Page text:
Emmanuel Macron, Edgar Wright, Paul Feig React to Death of ‘Iconoclast’ Filmmaker Jean-Luc Godard
Tributes are flowing in following the news of iconic New Wave filmmaker Jean-Luc Godard’s death at 91. The French-Swiss director, known for films like Breathless and Alphaville, died Tuesday, according to newspaper Libération and other French media outlets, citing relatives of the director.
The impact of Godard’s work has been vast, including for many working directors, writers, and actors. After the filmmaker’s death was announced on Tuesday morning, numerous filmmakers, world leaders, and celebrities reflected on his work.
French president Emmanuel Macron was one of the first to weigh in, noting on Twitter that Godard became “a master” of French Cinema and that “we have lost a national treasure.”
Director Edgar Wright called Godard “one of the most influential, iconoclastic film-makers of them all.” He recalled, “As one of a zillion examples, I discovered while making my [Sparks] doc that myself & Russell Mael had made, 25 years apart, near identical Breathless/Godard spoofs at college. His was ‘Très sérieux’ and mine was ‘À Bout De Lemon Souffle’. Apologies JLG. Nous t’aimons!”
Other filmmakers and actors also paid tribute. Scott Derrickson noted, “Goodbye Jean-Luc Godard. He changed the form of cinema like Bob Dylan changed the form of music.”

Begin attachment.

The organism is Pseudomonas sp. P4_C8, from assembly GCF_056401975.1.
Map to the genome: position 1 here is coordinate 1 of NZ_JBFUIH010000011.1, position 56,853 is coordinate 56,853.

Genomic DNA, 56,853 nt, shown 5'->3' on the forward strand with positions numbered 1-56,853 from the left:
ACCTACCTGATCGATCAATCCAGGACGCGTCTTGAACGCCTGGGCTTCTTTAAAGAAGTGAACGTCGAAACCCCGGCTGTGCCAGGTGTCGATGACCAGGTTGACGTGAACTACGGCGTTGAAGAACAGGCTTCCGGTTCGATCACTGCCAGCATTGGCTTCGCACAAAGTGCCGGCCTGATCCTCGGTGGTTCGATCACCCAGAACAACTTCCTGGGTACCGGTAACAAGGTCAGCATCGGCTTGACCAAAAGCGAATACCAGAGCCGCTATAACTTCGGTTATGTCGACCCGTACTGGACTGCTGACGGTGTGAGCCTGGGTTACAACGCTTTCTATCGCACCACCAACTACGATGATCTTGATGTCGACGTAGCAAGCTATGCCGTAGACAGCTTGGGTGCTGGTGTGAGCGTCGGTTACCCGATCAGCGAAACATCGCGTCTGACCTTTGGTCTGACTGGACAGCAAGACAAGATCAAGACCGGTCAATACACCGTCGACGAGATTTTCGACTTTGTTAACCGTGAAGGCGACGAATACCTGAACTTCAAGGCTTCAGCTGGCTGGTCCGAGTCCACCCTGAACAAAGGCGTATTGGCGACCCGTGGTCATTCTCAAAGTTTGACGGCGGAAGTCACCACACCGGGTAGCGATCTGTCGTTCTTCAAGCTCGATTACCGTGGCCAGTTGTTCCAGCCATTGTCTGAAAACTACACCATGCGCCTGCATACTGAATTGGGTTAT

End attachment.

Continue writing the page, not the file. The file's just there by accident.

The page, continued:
Paul Feig reflected, “Goodbye to a true legend and visionary. His influence on all of us in the industry was and continues to be profound. Thank you for a lifetime of work and inspiration.”
“Adieu, Jean-Luc Godard,” Stephen Fry wrote on Twitter. “I watched Breathless for the umpteenth time again just two weeks ago. It still leaps off the screen like few movies. That scene between them in the hotel: how many other directors could have managed that in so small a space and made it so captivating?”
Guillermo del Toro shared the news, but didn’t offer any sentiments about Godard, noting that the director “has passed away.”
Cannes Film Festival posted a retrospective of the director’s career highlights on Twitter, noting, “Since his first appearance at the Festival in ‘Cleo de 5 à 7’ in 1962, 21 films by Jean-Luc Godard have been screened in Cannes.”
Cameron Bailey, CEO of the Toronto International Film Festival, shared that while the currently scheduled screenings for the event will not be updated to feature films from Godard, his deep-rooted influence is visible throughout the lineup.
“Jean-Luc Godard might have despised posthumous praise but here we are,” Bailey wrote on Twitter. “His staggering body of work over seven decades showed him to be a rare, true genius in cinema. It was playful and punishing. It challenged every viewer, and rewarded the persistent.”
He added: “Godard was merciless in his pursuit of what (and how) images mean. For his every confrontation that expanded our art form, we will be forever in his debt.”